The work of building the fanning mills was often divided between families. Fredís family made the wooden part of the mill. His neighbor two houses away made the various screens used the separate out the seeds of various sizes from the chaff. They would stretch wires across wooden frames to create the different sizes of screens for the various holes in the fanning mills. In the spring, the fanning mills were taken to Saratov, a seaport on the Volga River about sixty (60) miles away from the village to be sold all over Russia. These machines were always painted a distinctive shade of orange and many years later when similar machines were discovered throughout Europe, it was interesting to find they were always that same color.
Fred and Catherine were married in December 1904 and left the Village of Grimm in March 1907, arriving in Windsor, Colorado in May 1907. They farmed in the northern Colorado area all their life. Paul said his Dad never did retire as he was always ready and willing to help Paul with any farm worked help he needed. In the winter of 1939, Fred decided to try to recreate one of the fanning mills from his youth. He remembered the measurements clearly, but they came from a time when Russia didnít use metric or United States units of measure. The conversion of these measurements was a real challenge for him, but he persevered and he was successful. He spent three years carefully building the fanning mill by hand. He finished it in 1941 when he was 59 years old. He described the little gears he needed and Ted Stark, a Windsor blacksmith forged them for him. With the modern equipment available by this time, the threshing machine and combine, there was not an actual need for the fanning mill at this time, but a few neighbors borrowed it to use just to see how it worked.
Fred Fritzler passed away in 1961 and his wife died in 1972. Paul and his sister Louise (Fritzler) Meyer were both born on the farm in Windsor. Paul has spent his whole life on the Windsor farm.
The fanning mill stayed in the barn on the Fritzler farm until the summer of 1996 when Paul decided to send it to the AHSGR Headquarters in Lincoln. He wanted it to be displayed as an authentic piece of German from Russia history. Jim and John Dudley delivered the fanning mill to the headquarters in Lincoln on July 16, 1996. Unfortunately it was discovered recently that the fanning mill was in danger of complete deterioration because it was left outside in the weather where it rusted, the boards warped and the paint faded.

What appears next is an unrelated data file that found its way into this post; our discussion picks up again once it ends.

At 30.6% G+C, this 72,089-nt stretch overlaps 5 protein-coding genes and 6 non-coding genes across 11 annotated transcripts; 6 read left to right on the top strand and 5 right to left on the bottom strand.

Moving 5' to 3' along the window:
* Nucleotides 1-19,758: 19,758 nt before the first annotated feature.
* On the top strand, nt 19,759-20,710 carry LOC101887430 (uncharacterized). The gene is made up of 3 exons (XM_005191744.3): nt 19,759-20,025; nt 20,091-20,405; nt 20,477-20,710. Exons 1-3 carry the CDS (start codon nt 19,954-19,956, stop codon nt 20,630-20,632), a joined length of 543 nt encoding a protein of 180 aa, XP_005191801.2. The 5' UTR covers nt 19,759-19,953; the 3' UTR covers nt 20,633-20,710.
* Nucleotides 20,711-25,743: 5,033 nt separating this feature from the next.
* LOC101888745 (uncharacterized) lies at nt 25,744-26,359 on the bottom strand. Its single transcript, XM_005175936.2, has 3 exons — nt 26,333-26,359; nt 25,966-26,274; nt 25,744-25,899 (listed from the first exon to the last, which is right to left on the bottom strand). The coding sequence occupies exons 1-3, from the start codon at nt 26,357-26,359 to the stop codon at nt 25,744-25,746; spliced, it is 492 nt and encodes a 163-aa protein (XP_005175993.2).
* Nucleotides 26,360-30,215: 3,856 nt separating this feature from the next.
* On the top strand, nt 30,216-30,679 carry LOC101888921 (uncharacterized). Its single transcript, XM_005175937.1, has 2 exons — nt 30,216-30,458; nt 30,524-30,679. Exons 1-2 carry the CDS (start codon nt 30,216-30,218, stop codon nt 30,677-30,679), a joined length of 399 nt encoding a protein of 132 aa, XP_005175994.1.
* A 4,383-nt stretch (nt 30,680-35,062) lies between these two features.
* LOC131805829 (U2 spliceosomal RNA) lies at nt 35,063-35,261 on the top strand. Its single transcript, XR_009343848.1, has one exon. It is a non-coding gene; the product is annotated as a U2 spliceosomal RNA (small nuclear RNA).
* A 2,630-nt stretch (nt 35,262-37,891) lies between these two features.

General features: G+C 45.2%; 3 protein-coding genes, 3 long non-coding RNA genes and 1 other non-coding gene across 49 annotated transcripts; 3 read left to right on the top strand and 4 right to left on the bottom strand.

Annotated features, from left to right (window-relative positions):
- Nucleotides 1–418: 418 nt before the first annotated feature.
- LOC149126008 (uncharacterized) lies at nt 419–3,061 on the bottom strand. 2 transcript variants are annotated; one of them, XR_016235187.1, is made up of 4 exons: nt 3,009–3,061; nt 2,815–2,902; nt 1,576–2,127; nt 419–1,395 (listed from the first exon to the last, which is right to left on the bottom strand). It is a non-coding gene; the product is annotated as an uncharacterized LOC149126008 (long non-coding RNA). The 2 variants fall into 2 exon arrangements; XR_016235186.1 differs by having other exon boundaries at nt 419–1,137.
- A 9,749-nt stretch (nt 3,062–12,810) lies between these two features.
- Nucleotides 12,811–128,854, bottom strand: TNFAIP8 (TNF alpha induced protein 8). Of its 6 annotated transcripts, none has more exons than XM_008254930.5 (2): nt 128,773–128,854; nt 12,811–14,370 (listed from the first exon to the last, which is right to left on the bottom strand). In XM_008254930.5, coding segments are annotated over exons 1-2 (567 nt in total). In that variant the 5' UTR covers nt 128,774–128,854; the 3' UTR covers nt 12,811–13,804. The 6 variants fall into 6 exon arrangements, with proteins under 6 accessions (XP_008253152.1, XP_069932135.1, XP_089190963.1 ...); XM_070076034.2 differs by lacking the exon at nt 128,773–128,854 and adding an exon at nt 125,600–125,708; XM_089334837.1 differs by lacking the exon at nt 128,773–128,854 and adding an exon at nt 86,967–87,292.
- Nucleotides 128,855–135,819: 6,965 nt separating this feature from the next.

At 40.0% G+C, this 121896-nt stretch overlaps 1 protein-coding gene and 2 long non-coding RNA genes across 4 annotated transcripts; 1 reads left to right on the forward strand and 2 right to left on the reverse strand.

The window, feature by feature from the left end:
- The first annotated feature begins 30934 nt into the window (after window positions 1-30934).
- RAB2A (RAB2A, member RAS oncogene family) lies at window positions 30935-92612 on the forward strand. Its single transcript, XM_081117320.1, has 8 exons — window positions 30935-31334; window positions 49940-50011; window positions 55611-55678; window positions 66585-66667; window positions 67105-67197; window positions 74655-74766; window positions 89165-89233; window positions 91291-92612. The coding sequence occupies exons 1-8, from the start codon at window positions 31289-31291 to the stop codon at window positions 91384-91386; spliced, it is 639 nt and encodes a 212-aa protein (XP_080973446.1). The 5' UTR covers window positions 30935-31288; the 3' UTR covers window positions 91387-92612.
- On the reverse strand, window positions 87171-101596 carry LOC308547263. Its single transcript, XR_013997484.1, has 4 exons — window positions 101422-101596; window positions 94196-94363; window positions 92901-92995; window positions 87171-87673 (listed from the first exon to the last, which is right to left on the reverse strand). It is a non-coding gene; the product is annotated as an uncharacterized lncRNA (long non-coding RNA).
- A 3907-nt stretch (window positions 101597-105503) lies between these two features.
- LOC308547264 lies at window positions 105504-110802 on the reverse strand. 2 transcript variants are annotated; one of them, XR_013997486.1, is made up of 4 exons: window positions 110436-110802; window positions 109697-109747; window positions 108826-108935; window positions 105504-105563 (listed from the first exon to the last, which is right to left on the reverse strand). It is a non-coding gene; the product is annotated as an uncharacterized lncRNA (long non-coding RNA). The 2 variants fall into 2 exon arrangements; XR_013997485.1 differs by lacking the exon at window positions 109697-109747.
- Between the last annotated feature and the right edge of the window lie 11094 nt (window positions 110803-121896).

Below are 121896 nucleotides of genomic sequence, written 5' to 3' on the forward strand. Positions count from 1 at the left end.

The NCC offered and headquarters agreed to have our chapter bring the fanning mill back to Colorado to rehab it to its original condition. It is currently being rehabilitated by a professional restorer in Fort Collins. The estimate to restore it is $500.00. Any money you would donate is tax deductible. Send your tax-deductible donation to our treasurer Esther Hergenreder or give it to her at our March 8 dinner meeting.
The Fritzler Fanning Mill as it was being delivered to AHSGR Headquarters in Lincoln in 1996.
Mr. Paul Fritzler
If you have historical materials, documents, stories and pictures and would like to preserve them, please contact the Newsletter Editor, Lauren Brantner and they will be considered for publication in the Newsletter and may scanned for the database in Windsor.
Genealogy Research in Northern Colorado
Sydney Heitman Collection at Morgan Library on the Colorado State University Campus in Fort Collins, Colorado is a regional resource.
For published church records for Northern Colorado, consult the Denver Metro Chapterís publication list for individual church records for this region. Some libraries will also have the volumes. Some churches are still active and you may wish to contact them directly.
The Centennial Park Branch of the Weld County Library is located at 2227 23rd Avenue, Greeley, CO 80631. This facility contains the AHSGR historical collection that was formerly in the Lincoln Park Branch at 919 7th Street. It has all of the county library system's genealogy collection and is manned by volunteers from the county genealogical society. Newspaper microfilms within county library system have been relocated to the Centennial Park Branch and are housed in the genealogy section of the library.